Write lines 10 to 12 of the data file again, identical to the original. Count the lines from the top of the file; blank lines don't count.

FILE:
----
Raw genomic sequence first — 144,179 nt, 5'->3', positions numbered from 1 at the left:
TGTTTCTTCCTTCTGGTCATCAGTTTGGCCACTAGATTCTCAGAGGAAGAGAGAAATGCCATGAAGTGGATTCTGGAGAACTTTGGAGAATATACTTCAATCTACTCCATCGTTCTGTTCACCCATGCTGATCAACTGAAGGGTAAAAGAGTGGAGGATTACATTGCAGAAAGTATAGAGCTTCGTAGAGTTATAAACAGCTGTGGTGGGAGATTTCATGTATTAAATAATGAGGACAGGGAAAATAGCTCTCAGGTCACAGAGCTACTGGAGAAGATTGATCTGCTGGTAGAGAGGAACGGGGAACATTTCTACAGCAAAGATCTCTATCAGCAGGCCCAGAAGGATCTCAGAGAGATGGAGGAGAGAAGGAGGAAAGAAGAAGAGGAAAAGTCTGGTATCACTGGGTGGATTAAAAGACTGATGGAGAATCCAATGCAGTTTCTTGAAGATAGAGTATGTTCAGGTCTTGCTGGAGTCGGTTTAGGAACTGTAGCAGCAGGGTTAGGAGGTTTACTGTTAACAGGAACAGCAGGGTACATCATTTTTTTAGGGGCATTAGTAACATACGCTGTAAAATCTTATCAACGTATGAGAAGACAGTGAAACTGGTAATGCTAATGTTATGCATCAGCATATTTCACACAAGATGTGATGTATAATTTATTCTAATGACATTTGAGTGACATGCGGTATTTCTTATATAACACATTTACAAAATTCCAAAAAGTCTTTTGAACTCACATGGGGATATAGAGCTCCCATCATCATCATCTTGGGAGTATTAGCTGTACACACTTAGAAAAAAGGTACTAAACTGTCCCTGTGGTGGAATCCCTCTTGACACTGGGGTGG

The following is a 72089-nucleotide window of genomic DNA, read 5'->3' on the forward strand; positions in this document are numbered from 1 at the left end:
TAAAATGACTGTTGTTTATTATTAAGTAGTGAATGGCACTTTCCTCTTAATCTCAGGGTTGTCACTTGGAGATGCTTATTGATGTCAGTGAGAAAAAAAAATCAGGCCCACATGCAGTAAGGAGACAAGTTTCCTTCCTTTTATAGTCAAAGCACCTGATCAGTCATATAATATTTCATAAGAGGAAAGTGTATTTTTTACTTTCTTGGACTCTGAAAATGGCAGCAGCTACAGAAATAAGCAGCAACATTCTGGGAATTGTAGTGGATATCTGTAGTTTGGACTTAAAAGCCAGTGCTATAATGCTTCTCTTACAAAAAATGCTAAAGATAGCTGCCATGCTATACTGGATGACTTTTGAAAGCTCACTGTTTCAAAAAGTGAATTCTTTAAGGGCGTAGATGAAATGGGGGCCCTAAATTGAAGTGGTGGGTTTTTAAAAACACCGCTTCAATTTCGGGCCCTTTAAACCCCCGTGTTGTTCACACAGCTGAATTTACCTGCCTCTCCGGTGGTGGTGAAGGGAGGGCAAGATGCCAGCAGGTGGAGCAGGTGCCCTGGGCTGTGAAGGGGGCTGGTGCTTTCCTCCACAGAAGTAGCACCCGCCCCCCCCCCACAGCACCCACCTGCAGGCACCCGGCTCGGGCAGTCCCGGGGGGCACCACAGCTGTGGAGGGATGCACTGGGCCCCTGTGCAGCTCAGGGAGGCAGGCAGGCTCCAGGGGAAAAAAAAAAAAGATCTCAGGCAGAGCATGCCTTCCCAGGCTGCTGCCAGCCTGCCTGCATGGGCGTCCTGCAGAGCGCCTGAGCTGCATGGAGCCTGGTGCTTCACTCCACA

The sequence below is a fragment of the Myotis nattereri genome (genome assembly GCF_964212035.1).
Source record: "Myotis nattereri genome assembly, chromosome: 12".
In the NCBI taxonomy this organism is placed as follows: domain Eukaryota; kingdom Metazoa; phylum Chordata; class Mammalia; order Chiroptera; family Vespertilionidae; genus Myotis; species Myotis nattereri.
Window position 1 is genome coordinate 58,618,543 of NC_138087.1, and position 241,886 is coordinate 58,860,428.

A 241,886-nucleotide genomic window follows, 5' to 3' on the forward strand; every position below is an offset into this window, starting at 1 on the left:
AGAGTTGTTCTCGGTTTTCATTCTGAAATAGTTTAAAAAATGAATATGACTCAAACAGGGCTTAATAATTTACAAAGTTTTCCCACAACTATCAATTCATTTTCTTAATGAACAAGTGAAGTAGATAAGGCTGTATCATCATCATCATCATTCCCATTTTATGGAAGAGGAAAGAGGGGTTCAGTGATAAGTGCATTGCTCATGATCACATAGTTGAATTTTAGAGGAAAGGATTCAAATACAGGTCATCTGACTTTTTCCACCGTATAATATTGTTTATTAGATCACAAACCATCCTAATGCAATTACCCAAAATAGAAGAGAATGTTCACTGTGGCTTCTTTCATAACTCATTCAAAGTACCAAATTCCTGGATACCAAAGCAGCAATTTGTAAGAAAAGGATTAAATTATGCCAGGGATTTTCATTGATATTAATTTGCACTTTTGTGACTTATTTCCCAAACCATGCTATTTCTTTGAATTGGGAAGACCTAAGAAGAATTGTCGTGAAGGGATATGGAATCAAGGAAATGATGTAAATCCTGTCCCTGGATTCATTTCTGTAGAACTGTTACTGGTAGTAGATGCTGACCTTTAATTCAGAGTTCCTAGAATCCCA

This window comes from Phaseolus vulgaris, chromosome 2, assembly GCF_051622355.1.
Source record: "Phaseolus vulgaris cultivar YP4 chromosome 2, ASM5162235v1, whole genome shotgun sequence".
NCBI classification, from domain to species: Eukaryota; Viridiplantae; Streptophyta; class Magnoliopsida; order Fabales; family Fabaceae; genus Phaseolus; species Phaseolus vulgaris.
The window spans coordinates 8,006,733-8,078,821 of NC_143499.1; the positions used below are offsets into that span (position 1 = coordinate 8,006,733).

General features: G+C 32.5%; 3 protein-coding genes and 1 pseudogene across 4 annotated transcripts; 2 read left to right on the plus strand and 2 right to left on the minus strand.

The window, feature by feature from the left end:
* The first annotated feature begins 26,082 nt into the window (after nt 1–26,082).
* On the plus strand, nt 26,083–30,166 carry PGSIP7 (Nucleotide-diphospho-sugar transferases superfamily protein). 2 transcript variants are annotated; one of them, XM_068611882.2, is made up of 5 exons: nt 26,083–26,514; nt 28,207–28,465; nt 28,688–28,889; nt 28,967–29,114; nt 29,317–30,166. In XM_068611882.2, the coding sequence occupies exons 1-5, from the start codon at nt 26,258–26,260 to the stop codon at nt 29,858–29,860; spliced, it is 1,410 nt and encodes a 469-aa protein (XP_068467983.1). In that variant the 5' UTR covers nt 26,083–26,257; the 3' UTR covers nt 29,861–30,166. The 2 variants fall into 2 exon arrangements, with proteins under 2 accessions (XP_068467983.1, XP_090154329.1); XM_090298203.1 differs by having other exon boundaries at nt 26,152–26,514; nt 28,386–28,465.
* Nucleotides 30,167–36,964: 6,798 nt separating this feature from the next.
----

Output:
AGAGTTGTTCTCGGTTTTCATTCTGAAATAGTTTAAAAAATGAATATGACTCAAACAGGGCTTAATAATTTACAAAGTTTTCCCACAACTATCAATTCATTTTCTTAATGAACAAGTGAAGTAGATAAGGCTGTATCATCATCATCATCATTCCCATTTTATGGAAGAGGAAAGAGGGGTTCAGTGATAAGTGCATTGCTCATGATCACATAGTTGAATTTTAGAGGAAAGGATTCAAATACAGGTCATCTGACTTTTTCCACCGTATAATATTGTTTATTAGATCACAAACCATCCTAATGCAATTACCCAAAATAGAAGAGAATGTTCACTGTGGCTTCTTTCATAACTCATTCAAAGTACCAAATTCCTGGATACCAAAGCAGCAATTTGTAAGAAAAGGATTAAATTATGCCAGGGATTTTCATTGATATTAATTTGCACTTTTGTGACTTATTTCCCAAACCATGCTATTTCTTTGAATTGGGAAGACCTAAGAAGAATTGTCGTGAAGGGATATGGAATCAAGGAAATGATGTAAATCCTGTCCCTGGATTCATTTCTGTAGAACTGTTACTGGTAGTAGATGCTGACCTTTAATTCAGAGTTCCTAGAATCCCA

This window comes from Phaseolus vulgaris, chromosome 2, assembly GCF_051622355.1.
Source record: "Phaseolus vulgaris cultivar YP4 chromosome 2, ASM5162235v1, whole genome shotgun sequence".